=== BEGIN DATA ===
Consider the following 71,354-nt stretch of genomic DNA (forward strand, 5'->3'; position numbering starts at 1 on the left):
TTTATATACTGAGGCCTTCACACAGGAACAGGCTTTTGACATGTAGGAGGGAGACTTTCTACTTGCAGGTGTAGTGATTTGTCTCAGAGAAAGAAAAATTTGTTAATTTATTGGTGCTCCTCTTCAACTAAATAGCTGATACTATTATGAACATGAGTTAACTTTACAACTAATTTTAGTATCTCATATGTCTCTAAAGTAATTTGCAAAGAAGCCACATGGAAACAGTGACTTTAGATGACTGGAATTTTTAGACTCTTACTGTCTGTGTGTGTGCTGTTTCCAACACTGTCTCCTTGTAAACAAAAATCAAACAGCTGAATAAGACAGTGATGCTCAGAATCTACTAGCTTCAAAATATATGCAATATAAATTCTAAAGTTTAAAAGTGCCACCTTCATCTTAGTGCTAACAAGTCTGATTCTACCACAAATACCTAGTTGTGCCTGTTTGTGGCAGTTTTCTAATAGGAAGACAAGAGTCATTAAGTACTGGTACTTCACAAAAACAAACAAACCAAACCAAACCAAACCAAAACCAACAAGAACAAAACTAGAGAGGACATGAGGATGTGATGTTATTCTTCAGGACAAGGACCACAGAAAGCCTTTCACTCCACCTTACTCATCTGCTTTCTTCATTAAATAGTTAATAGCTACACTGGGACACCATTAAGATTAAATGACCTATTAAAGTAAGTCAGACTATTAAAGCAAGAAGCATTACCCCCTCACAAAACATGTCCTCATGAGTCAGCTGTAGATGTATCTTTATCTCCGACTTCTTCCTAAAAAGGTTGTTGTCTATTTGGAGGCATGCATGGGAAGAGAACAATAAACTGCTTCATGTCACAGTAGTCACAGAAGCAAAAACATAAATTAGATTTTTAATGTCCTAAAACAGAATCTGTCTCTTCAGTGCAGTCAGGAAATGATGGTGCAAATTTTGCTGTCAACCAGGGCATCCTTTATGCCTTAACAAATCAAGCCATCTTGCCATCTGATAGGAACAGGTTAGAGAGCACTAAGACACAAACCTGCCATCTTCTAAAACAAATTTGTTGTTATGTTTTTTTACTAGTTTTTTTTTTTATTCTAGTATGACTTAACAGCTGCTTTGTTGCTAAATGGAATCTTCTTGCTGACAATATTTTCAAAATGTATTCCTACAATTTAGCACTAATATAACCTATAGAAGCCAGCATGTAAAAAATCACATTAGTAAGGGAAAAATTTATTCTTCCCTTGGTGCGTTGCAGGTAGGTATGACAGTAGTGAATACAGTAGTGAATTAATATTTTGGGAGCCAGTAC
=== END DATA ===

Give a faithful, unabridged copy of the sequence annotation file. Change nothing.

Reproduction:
Consider the following 71,354-nt stretch of genomic DNA (forward strand, 5'->3'; position numbering starts at 1 on the left):
TTTATATACTGAGGCCTTCACACAGGAACAGGCTTTTGACATGTAGGAGGGAGACTTTCTACTTGCAGGTGTAGTGATTTGTCTCAGAGAAAGAAAAATTTGTTAATTTATTGGTGCTCCTCTTCAACTAAATAGCTGATACTATTATGAACATGAGTTAACTTTACAACTAATTTTAGTATCTCATATGTCTCTAAAGTAATTTGCAAAGAAGCCACATGGAAACAGTGACTTTAGATGACTGGAATTTTTAGACTCTTACTGTCTGTGTGTGTGCTGTTTCCAACACTGTCTCCTTGTAAACAAAAATCAAACAGCTGAATAAGACAGTGATGCTCAGAATCTACTAGCTTCAAAATATATGCAATATAAATTCTAAAGTTTAAAAGTGCCACCTTCATCTTAGTGCTAACAAGTCTGATTCTACCACAAATACCTAGTTGTGCCTGTTTGTGGCAGTTTTCTAATAGGAAGACAAGAGTCATTAAGTACTGGTACTTCACAAAAACAAACAAACCAAACCAAACCAAACCAAAACCAACAAGAACAAAACTAGAGAGGACATGAGGATGTGATGTTATTCTTCAGGACAAGGACCACAGAAAGCCTTTCACTCCACCTTACTCATCTGCTTTCTTCATTAAATAGTTAATAGCTACACTGGGACACCATTAAGATTAAATGACCTATTAAAGTAAGTCAGACTATTAAAGCAAGAAGCATTACCCCCTCACAAAACATGTCCTCATGAGTCAGCTGTAGATGTATCTTTATCTCCGACTTCTTCCTAAAAAGGTTGTTGTCTATTTGGAGGCATGCATGGGAAGAGAACAATAAACTGCTTCATGTCACAGTAGTCACAGAAGCAAAAACATAAATTAGATTTTTAATGTCCTAAAACAGAATCTGTCTCTTCAGTGCAGTCAGGAAATGATGGTGCAAATTTTGCTGTCAACCAGGGCATCCTTTATGCCTTAACAAATCAAGCCATCTTGCCATCTGATAGGAACAGGTTAGAGAGCACTAAGACACAAACCTGCCATCTTCTAAAACAAATTTGTTGTTATGTTTTTTTACTAGTTTTTTTTTTTATTCTAGTATGACTTAACAGCTGCTTTGTTGCTAAATGGAATCTTCTTGCTGACAATATTTTCAAAATGTATTCCTACAATTTAGCACTAATATAACCTATAGAAGCCAGCATGTAAAAAATCACATTAGTAAGGGAAAAATTTATTCTTCCCTTGGTGCGTTGCAGGTAGGTATGACAGTAGTGAATACAGTAGTGAATTAATATTTTGGGAGCCAGTAC